Motorcycle KTM RC8 R Circuit Japan Driveclub Riding the Bike HD

Racing Wheel : Thrustmaster T500RS + Shift TH8R
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The KTM 1190 RC8 is a sport bike made by KTM.[1] The first generation 2008 model had a 1,148 cc (70.1 cu in) V-twin engine and was the Austrian manufacturer’s first-ever Superbike design. The RC8 model was supplemented with RC8 R models one year later in 2009 and the RC8 designation had its last year of production in 2010. Current models from 2009 through 2013 use a 1,195 cc (72.9 cu in) V-twin engine with a twin spark per cylinder technology [2] design debuting on the 2011 model.

The first concept of the bike appeared in 2005, powered by the Super Duke 999 cc (61.0 cu in) v-twin. The displacement was increased to 1,148 cc (70.1 cu in) for the production version. The bike has a steel trellis frame with a cast aluminium seat subframe. The suspension uses high-end inverted forks and an alloy, double-sided swingarm made by WP, a KTM subsidiary. The bike for 2013 and on comes in a single color, black and white with orange accents.

The RC8 R was delivered to the United States in 2010 as a 2011 model with more track-oriented features than the standard RC8. Engine displacement increased to 1,195 cc (72.9 cu in) with a higher compression ratio of 13.5:1. It has titanium intake valves and a low-friction diamond-like carbon (DLC) treatment on its camshafts’ finger followers. The RC8 R’s WP suspension includes a 43 mm inverted fork at the front end, with a titanium-aluminum-nitride low-stiction coating on its sliders. A high-end shock supports the bike’s rear, and its piston rod is also finished with the titanium-aluminum-nitride coating. The fork has three modes of adjustment (compression damping, rebound damping and spring preload), while the shock separates the compression damping into high and low speed circuits and has ride-height adjustability. An adjustable steering damper completes the suspension.

The RC8 R offers many chassis adjustments not found on other superbikes. In addition to the suspension, the rider can adjust many other parts on the bike including the front brake lever, the rear brake pedal, the clutch lever, the handlebars, the shifter, the footpegs, and the seat/subframe height. Essentially, the adjustable options allow the RC8 R to accommodate riders of various sizes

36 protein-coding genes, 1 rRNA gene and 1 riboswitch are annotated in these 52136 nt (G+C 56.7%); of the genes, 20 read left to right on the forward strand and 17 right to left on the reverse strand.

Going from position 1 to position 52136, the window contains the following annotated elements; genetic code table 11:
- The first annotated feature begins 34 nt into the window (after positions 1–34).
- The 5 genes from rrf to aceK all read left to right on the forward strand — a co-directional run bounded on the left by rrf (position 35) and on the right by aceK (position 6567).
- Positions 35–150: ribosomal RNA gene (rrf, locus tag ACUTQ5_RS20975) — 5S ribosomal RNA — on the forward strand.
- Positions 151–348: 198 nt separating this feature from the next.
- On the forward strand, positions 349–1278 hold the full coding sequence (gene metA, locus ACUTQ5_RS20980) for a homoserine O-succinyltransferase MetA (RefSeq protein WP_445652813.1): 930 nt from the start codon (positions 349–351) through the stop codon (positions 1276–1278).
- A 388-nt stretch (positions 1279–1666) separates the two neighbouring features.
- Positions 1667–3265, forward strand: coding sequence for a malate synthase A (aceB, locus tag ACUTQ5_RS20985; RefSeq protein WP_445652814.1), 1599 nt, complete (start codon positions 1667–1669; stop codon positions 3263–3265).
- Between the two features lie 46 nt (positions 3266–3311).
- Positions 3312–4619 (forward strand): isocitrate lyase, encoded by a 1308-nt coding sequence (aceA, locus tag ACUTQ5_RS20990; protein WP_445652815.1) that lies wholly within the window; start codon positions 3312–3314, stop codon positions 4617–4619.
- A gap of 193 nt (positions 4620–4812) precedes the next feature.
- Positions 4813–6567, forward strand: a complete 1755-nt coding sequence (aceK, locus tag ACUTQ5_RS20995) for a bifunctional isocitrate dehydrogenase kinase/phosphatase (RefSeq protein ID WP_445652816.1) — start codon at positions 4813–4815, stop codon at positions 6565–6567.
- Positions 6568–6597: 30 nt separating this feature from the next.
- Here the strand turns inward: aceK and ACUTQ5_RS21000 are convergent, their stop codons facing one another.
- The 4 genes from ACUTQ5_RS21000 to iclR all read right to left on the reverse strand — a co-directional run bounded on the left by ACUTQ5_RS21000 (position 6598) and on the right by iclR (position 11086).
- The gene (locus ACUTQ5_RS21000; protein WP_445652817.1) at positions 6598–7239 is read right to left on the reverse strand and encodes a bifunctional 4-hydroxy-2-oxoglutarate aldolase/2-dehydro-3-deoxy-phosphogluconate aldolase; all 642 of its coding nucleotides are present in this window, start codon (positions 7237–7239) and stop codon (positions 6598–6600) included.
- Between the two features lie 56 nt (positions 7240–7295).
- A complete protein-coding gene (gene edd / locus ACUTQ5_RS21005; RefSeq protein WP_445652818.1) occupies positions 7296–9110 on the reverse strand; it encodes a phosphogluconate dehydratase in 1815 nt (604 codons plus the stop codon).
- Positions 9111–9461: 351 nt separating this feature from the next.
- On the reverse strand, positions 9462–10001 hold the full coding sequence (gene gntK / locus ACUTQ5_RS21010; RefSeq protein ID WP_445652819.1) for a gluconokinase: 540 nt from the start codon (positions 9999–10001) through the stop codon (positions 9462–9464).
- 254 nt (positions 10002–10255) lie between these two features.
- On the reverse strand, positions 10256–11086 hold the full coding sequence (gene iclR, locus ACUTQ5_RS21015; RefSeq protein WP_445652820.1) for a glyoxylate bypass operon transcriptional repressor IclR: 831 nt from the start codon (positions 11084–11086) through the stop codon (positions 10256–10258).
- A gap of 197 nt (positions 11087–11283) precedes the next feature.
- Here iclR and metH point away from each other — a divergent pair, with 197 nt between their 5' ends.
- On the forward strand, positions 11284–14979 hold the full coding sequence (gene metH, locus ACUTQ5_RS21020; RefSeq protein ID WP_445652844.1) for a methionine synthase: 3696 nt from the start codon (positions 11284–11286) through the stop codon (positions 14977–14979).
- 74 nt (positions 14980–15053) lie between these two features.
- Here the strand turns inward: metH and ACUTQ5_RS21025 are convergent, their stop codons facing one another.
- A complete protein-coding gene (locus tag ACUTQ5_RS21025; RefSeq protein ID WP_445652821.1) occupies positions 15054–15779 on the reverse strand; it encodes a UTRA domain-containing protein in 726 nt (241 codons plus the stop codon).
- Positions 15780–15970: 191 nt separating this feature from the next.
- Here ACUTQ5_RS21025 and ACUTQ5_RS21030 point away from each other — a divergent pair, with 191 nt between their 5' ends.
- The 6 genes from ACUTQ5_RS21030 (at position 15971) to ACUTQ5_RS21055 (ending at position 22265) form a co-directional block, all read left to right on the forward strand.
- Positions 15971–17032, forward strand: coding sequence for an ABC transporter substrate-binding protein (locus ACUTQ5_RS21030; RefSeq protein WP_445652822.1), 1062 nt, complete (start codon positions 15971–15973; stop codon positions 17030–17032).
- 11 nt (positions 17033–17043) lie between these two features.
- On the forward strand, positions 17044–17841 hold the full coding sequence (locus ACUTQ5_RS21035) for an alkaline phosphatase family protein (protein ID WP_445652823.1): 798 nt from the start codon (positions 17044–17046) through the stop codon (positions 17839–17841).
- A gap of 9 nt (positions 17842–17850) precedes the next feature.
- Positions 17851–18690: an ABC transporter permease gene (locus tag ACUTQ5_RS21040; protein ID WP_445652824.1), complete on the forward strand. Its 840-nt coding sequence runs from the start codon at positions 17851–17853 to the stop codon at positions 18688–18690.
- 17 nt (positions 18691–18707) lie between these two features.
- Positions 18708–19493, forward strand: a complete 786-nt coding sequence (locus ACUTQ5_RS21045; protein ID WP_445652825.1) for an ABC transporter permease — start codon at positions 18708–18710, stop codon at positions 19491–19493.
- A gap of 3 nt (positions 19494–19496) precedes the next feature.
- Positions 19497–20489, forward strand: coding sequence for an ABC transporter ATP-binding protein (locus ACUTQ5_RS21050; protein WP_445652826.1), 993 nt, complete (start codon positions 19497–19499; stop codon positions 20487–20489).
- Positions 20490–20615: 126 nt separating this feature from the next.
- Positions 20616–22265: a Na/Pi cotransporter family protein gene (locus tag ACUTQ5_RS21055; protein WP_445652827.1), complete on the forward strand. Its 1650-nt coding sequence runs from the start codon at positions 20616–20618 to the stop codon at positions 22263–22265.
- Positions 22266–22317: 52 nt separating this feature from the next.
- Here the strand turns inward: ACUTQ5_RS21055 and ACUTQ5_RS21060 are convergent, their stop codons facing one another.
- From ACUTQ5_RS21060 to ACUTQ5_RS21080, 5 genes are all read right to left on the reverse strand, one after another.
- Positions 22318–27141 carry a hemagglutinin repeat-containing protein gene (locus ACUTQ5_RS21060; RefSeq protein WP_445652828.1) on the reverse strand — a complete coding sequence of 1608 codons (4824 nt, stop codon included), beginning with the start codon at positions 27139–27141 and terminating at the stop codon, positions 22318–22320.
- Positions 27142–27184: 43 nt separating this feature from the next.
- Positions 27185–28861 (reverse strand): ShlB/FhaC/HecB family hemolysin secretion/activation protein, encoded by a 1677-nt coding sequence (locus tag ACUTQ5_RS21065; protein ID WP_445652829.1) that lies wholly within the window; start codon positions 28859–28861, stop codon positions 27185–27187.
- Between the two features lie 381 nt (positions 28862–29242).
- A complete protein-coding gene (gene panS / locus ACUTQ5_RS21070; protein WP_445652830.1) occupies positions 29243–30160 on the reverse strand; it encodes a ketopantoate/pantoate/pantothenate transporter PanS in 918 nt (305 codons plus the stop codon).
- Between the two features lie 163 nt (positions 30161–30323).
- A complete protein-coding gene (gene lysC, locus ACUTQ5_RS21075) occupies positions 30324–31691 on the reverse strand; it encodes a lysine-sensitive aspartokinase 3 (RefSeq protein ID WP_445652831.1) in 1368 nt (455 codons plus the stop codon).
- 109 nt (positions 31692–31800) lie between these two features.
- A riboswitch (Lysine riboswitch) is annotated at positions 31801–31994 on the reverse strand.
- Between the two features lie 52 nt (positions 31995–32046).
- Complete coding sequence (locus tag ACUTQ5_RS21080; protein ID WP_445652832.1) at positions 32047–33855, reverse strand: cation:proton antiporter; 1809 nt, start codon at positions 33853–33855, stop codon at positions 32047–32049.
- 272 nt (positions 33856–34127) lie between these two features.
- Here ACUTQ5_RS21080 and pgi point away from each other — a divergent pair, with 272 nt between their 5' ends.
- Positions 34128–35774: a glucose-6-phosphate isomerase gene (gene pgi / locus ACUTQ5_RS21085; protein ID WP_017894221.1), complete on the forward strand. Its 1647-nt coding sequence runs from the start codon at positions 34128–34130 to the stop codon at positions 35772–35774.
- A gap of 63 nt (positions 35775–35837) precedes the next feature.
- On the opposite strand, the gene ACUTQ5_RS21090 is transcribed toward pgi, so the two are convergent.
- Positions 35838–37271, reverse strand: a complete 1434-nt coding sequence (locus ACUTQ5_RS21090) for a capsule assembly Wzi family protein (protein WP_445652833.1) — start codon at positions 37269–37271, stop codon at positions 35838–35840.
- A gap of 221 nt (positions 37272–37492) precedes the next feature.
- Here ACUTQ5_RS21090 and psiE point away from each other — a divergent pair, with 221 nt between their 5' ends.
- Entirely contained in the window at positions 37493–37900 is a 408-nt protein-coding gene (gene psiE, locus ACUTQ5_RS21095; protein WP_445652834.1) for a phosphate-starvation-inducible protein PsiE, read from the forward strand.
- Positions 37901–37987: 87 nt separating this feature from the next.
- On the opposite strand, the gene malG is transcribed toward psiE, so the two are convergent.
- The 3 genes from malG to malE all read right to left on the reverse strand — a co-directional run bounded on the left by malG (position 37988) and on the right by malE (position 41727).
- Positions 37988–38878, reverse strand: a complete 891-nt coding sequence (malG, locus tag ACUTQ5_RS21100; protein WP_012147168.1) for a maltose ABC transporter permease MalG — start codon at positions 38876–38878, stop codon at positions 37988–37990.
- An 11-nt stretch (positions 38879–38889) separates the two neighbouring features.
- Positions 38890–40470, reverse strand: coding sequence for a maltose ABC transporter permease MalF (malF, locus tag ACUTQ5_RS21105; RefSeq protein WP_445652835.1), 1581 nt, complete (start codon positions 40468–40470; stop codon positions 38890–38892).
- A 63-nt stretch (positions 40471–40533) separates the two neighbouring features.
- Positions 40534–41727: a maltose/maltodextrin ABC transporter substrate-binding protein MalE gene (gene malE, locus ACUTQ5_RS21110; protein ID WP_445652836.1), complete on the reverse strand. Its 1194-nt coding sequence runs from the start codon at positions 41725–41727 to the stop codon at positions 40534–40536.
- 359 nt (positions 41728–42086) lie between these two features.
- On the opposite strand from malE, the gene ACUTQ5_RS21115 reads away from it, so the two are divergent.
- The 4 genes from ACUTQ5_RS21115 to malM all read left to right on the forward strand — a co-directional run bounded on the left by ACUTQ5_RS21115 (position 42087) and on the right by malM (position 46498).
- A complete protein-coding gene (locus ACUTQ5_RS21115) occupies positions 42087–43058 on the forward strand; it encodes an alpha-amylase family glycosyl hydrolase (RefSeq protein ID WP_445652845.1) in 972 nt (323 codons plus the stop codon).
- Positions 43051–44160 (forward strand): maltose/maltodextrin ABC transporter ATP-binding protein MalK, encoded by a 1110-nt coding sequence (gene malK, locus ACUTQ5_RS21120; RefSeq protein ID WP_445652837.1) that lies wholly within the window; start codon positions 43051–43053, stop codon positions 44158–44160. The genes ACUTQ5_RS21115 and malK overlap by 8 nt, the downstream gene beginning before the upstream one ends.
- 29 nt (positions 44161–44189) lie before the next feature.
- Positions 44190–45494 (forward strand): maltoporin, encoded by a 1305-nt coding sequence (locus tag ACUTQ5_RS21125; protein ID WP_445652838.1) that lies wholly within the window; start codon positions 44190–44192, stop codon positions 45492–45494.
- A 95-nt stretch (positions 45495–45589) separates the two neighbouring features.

Internal improvements were made for these model years based on rider reviews and in-house testing. 250 models were made for North America for 2011 and 2012 years. The KTM engineers included a heavier crankshaft and flywheel aimed at reducing the buzzy nature of the previous RC8R and to emphasize low-end torque. Throttle butterflies were remapped to reduce the amount of opening under small throttle inputs for much smoother transitions and to address the “snatchy throttle” complaints directed at the earlier models. The new cylinder head uses two spark plugs in each cylinder; below 7,000 rpm only one of the two fires, while above 7,000 both are used for optimum burning and reduced detonation which also allows for a re-tuned ECU that has revamped cam timing and the 52 mm throttle bodies. Also new with this model are cast aluminum Marchesini wheels and strategic front and rear suspension updates

At the launch of the RC8 superbike KTM announced it will race in the RC8 in the FIM Superstock championship in 2008. KTM’s two-year plan is to get the bike regularly on the podium in superstock before moving up to the Superbike World Championship. For 2009 the KTM RC8 Super Cup has been running as a one make support class at selected rounds of the British Superbike Championship, and in 2010 Redline KTM are competing in the newly formed BSB Evo class with rider James Edmeades.

For 2012, Chris Filmore (USA) riding for the KTM Factory Racing team earned his career best finish at the final round of the AMA Pro SuperBike Series held at NOLA Motorsports Park on October 6 finishing 4th that day, 5th place the next,[6] ending the season 11th overall and is signed with the team for 2013 +++++